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Train to Pakistan Hardcover – 10 Oct 1975

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Product details

  • Hardcover: 188 pages
  • Publisher: Praeger; New edition edition (10 Oct. 1975)
  • Language: English
  • ISBN-10: 0837182263
  • ISBN-13: 978-0837182261
  • Product Dimensions: 15.2 x 1.3 x 22.9 cm
  • Average Customer Review: 4.7 out of 5 stars  See all reviews (15 customer reviews)
  • Amazon Bestsellers Rank: 4,489,158 in Books (See Top 100 in Books)

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Review

An Authentic Version on Partition Manomajra, a tiny villages slumbers without much din of the urbane suddenly comes alive with fanaticism takes hold of the innocent villagers. The amity and goodwill give place to rancour and so the majority, the Sikhs on knowing the horrors let loose by Muslims in Pakistan on their brethern Sikhs, would like to let out their rages on their fellow villagers- Muslims. It is cast against a love story between a Sikh and a Muslim girl for whose sake the rustic makes a sacrifice thereby allowing her and the rest of the Muslims on their journey to the Promised Land, Pakistan. --Dr V Pala Prasada

read Train to Pakistan years ago, right back when I was in college. I can still never forget the novel, which is undoubtedly one of my favourite Indian novels in English. Khushwant Singh is a daring story-teller. He manages to remain one of the few who refrain from much of the linguistic pomp, glamour, and political pretense that dogs Indian English writers. His language is simple; his message is startling. The novel is based on the time when India won independence, and when the partition took place. Singh blends satire and compassion with heart felt anger: at the hypocrisy and cowardice of social activists, and at the bureaucracy and corruption that permeates Indian politics. The climax of the novel is the message of the story: action is never political; it is only personal. Nobody is going to get up and do a thing for anyone else unless it's for someone they love, unless it's something that comes from the heart. This book is an absolute must read for every single person who cares about Hindu-Muslim harmony. --Supriya Thanawala Nov 19, 2011

Khushwant at his best... A must read for all english prose readers... read this book many years back.. but still i remember each and every character of the novel... Gud narration, story set in the backdrop of partition of india.. describes love,lust,burtality of humans in a simple way.. --Santhosh Tarikere Devananda Dec 2, 2011 --This text refers to an out of print or unavailable edition of this title.

About the Author

Khushwant Singh is India s best-known writer and columnist. He has been founder editor of Yojana, and editor of the Illustrated Weekly of India, the National Herald and the Hindustan Times. He is also the author of several books which include the novels Train to Pakistan, I Shall Not Hear the Nightingale, Delhi, The Company of Women and Burial at Sea; the classic two-volume A History of the Sikhs; and a number of translations and non-fiction books on Sikh religion and culture, Delhi, nature, current affairs and Urdu poetry. His autobiography, Truth, Love and a Little Malice, was published in 2002. Khushwant Singh was a Member of Parliament from 1980 to 1986. He was awarded the Padma Bhushan in 1974, but returned the decoration in 1984 in protest against the storming of the Golden Temple by the Indian Army. In 2007, he was awarded the Padma Vibhushan. --This text refers to an out of print or unavailable edition of this title.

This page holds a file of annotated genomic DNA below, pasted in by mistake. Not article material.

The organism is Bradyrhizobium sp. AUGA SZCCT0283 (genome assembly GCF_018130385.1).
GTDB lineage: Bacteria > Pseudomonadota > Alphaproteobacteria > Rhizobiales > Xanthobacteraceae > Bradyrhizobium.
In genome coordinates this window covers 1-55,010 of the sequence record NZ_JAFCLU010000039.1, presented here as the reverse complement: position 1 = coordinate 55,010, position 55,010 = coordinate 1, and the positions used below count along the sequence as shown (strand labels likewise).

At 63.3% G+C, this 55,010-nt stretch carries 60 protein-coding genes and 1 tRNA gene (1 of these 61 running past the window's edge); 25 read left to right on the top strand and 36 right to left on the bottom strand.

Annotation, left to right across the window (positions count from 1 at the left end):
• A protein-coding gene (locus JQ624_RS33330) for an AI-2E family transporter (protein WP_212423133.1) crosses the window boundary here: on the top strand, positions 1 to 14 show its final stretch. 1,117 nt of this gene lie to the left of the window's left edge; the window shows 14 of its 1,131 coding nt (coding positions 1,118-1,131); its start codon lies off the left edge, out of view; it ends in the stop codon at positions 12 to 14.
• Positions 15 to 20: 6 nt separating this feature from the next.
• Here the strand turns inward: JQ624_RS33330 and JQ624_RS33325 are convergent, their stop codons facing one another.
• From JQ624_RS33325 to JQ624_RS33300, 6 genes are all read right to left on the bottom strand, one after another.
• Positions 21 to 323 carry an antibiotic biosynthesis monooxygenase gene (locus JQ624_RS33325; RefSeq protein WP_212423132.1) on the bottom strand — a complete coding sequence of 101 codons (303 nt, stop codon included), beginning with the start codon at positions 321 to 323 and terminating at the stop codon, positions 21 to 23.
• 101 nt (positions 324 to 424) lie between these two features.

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THE summer of 1947 was not like other Indian summers. Read the first page
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27 of 27 people found the following review helpful By A Customer on 4 Aug. 2002
Format: Hardcover
There are a number of excellent factual books on Indian Independence, but relatively little fiction, at least available in the UK. 'Train to Pakistan', however, more than makes up for the shortfall.
Set in the Punjab, it charts the descent of a community of Sikhs and Muslims into mutual fear and hatred as a result of the decisions of politicians, and events elsewhere, over which they have no control.
The construction of the book is masterful, instilling at the outset a genuine sense of forboding before building up to a climax that encompasses the futility, waste and despair of the violence of partition.
This is a book I read in one sitting, firstly because it is short, but mostly because it is one of the most compelling books I have read in a long time. Highly recommended, it is a snapshot of a momentous and harrowing period of the Indian subcontinent.
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4 of 4 people found the following review helpful By boingboing on 7 April 2012
Format: Paperback
The Train to Pakistan is a fictitious account of the impact of Partition in a small country town called Mano Majra which sits beside the railway line which connects the new country of Pakistan to India. All the events described are based in fact but delivered as fiction. It's fair to say that you couldn't make it up if you tried - nobody would believe this if it wasn't documented, photographed and proven to be true.